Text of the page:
Auggie, who took capsizing as a matter of routine, urged us on. He told us, "Push it, push it. Don't be scared; don't be sissies." Tim and I concluded that if we didn't capsize at some point Auggie wouldn't talk to us.

The four of us were invited to dinner with a group of British sailors that had been world class 49er sailors for several years. They were gracious hosts, but it was very clear that their intent was to find out more about us. They knew the history of our boats (all experienced 49er sailors follow every boat ever made for the class), so they knew that we'd only been sailing 49ers for a little over a year. "So, what did you sail before the 49er?"

Tim giggled a little and said, "We learned on X-boats at a summer camp back in the sixties. We haven't sailed since. We spent two days last year sailing with Auggie in the Bahamas and then he put us in 49ers."

"You mean you never sailed a competitive boat before the 49er?"

"I simply don't believe it. The 49er is a really tough boat to sail. Nobody learns on a 49er; you gradually move up to a 49er."

If I'd said that to Tim, the phrase, 'I don't believe it,' would've been terribly upsetting. But he had learned, at times with a minimum of grace, to accept the fact that people used the phrase without meaning to call him a liar. But using that phrase with Tim did insure that the conversation would end fairly soon. Tim replied, "I assure you its true. Charlie and I have virtually the same sailing experience: a few weeks at a summer camp in Michigan as teenagers, two days sailing in Freeport, and about a year sailing 49ers. That's it."

One of the other Englishmen hosting the dinner caught Tim's vibes and, quite correctly, decided to change the subject. "Are you two thinking about the Olympics in Sydney? With both of you being Olympic medalists, it would seem reasonable that you're thinking about the Olympics."

I said, "Tim doesn't lie, but I suspect he'd like to shade the truth in answering that question, so I'll answer for him. Hell, yes. Quite honestly, we went looking for a sport in which we might compete as a team. And I'll continue being honest, we got fooled in choosing sailing. We were unfamiliar with high level competitive sailing, and didn't realize how athletic a sport it is, or how much it's a young man's sport. We'll finish what we started, and with hard practice (which both Tim and I are used to) and a little luck, which we admit we'll need, we just may be competing with some of you in Syndey."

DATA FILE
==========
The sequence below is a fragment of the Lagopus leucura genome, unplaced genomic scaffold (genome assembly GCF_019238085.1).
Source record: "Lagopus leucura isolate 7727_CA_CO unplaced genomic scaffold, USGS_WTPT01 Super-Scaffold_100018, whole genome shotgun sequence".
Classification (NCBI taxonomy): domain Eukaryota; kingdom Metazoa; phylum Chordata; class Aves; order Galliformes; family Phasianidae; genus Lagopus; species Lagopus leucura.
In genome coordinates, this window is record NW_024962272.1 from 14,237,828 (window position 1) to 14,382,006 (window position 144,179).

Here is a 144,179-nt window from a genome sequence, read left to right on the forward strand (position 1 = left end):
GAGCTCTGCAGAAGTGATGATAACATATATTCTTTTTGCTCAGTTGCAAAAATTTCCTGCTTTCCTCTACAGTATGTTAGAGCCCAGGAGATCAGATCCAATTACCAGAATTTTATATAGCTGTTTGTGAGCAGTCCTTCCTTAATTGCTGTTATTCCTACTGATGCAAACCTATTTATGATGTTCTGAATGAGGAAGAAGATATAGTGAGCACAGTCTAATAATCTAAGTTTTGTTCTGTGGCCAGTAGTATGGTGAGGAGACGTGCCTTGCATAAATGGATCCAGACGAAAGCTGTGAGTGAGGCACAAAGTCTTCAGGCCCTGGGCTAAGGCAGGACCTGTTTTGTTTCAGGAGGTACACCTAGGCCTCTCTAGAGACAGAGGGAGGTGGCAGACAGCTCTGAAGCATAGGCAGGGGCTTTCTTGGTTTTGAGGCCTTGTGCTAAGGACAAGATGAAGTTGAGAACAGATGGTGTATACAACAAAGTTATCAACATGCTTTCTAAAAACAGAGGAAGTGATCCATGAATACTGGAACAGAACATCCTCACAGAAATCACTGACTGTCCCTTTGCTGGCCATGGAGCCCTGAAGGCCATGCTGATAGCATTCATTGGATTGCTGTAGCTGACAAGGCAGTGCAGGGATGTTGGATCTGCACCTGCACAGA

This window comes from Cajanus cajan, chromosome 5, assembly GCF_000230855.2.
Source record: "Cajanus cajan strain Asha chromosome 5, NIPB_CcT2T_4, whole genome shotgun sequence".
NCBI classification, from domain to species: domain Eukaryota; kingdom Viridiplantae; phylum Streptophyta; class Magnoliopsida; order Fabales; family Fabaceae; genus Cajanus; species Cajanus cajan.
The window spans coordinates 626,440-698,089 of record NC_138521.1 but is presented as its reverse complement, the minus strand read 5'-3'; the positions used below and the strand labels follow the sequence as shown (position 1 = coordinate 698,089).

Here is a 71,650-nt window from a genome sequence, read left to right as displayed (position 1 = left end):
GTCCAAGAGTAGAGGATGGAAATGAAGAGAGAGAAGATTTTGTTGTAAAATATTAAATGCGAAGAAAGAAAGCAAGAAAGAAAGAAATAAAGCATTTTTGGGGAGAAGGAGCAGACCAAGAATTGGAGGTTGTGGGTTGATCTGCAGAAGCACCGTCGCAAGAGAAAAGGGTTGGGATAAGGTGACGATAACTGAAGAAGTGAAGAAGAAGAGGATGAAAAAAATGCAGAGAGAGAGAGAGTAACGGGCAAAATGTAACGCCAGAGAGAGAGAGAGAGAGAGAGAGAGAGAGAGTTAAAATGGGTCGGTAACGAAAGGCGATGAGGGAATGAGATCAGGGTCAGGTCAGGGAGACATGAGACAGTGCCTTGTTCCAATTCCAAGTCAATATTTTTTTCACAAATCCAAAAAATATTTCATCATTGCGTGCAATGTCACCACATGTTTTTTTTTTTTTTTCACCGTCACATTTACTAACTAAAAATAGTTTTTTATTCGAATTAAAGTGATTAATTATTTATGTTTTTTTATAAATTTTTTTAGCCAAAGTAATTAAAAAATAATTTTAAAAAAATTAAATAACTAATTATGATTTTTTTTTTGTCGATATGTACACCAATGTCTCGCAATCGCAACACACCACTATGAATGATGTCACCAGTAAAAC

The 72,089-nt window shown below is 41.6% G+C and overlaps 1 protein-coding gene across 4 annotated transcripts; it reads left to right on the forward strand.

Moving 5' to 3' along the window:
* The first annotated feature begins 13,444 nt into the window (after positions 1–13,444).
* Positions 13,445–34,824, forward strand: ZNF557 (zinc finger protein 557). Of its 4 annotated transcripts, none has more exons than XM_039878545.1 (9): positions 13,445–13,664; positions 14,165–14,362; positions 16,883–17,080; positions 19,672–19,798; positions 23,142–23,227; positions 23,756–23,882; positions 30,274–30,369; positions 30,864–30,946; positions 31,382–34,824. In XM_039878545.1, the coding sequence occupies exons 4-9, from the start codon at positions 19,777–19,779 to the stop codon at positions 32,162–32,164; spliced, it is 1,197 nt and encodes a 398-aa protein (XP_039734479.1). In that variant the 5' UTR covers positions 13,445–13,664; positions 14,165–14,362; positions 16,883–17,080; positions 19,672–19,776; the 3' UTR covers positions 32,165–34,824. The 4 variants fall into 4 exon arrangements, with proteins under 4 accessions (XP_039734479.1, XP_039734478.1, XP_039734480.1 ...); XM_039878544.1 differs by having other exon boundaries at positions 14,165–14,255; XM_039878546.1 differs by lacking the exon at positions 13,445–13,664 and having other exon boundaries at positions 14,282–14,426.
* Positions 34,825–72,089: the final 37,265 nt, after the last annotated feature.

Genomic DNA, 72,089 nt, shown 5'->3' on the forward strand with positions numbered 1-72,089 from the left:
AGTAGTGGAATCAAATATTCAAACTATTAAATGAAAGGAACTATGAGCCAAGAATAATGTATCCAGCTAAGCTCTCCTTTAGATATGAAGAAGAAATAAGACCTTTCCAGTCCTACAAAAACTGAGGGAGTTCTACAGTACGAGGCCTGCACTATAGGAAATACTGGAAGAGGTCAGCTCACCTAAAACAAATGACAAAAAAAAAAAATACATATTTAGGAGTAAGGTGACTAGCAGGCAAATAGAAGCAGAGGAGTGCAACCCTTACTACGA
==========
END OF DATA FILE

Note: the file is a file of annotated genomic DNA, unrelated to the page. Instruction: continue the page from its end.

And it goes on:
"Wow. You just decided that you'd like another Olympic medal, picked sailing, and here you are? Just that simple?"

"Just about that simple. Luckily we have two aces in the hole. The first was Auggie Madison and the second was Fred's Sports. Take either one out of the equation and we go nowhere. And believe me, we know that."

Auggie spoke up, "Nevertheless, it's Tim and Charlie out there perched on the wings and hanging onto the ropes. Nobody can do it for them. All of you know that good support systems on shore are essential, and good coaches are crucial, but ultimately it's the athletes that win the medals."

"Amen," said several of our hosts.

Those are 49ers. Your webmaster used to sail these:

Talk about this story on our forum

Authors deserve your feedback. It's the only payment they get. If you go to the top of the page you will find the author's name. Click that and you can email the author easily.* Please take a few moments, if you liked the story, to say so.

[For those who use webmail, or whose regular email client opens when they want to use webmail instead: Please right click the author's name. A menu will open in which you can copy the email address (it goes directly to your clipboard without having the courtesy of mentioning that to you) to paste into your webmail system (Hotmail, Gmail, Yahoo etc). Each browser is subtly different, each Webmail system is different, or we'd give fuller instructions here. We trust you to know how to use your own system. Note: If the email address pastes or arrives with %40 in the middle, replace that weird set of characters with an @ sign.]

* Some browsers may require a right click instead